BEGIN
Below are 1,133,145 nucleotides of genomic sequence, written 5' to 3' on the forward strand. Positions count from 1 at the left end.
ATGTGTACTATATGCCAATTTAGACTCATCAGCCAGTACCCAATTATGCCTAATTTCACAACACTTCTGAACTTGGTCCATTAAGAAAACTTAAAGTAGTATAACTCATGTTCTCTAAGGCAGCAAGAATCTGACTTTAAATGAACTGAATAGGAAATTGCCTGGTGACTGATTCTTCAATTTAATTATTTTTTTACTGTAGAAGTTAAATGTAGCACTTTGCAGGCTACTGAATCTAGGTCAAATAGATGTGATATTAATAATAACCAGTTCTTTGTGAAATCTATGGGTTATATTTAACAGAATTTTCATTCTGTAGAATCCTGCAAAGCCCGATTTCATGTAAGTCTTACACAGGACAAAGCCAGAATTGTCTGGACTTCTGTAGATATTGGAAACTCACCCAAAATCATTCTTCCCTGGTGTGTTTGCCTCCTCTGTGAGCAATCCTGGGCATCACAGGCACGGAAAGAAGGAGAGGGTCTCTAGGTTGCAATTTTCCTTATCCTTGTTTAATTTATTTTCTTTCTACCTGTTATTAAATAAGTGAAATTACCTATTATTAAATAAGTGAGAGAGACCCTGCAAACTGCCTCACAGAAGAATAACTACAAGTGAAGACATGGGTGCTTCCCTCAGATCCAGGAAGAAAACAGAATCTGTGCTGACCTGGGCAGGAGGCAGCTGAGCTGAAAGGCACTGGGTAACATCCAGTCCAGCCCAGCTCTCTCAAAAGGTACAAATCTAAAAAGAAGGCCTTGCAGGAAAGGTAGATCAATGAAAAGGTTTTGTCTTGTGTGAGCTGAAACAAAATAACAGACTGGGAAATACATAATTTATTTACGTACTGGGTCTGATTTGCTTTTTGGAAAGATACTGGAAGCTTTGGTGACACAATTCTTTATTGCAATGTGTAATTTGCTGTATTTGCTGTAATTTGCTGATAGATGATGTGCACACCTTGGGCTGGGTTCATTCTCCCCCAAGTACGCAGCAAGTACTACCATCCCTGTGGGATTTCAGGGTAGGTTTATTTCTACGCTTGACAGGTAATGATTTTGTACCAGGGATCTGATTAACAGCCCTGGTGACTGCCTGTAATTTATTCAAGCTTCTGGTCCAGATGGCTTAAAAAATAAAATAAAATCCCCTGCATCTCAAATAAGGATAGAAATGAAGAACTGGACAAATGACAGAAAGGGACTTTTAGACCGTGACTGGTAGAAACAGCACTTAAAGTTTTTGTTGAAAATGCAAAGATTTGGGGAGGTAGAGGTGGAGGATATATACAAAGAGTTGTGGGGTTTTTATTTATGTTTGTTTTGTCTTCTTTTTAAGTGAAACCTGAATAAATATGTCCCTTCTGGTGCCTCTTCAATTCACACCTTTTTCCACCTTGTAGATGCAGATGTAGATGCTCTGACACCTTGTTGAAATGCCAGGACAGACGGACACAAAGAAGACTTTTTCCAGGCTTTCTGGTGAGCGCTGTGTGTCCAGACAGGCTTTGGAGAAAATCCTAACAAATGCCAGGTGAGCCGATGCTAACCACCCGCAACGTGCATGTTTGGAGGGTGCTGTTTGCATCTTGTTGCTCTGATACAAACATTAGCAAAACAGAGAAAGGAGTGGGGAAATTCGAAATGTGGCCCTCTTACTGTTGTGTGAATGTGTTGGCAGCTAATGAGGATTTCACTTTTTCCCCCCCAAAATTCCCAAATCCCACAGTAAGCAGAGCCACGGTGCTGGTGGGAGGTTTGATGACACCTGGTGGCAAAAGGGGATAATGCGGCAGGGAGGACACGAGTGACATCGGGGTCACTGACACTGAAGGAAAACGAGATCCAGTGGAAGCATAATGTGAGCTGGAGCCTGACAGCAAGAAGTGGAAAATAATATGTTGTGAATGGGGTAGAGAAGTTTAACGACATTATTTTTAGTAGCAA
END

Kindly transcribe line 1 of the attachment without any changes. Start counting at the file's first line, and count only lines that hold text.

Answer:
Below are 1,133,145 nucleotides of genomic sequence, written 5' to 3' on the forward strand. Positions count from 1 at the left end.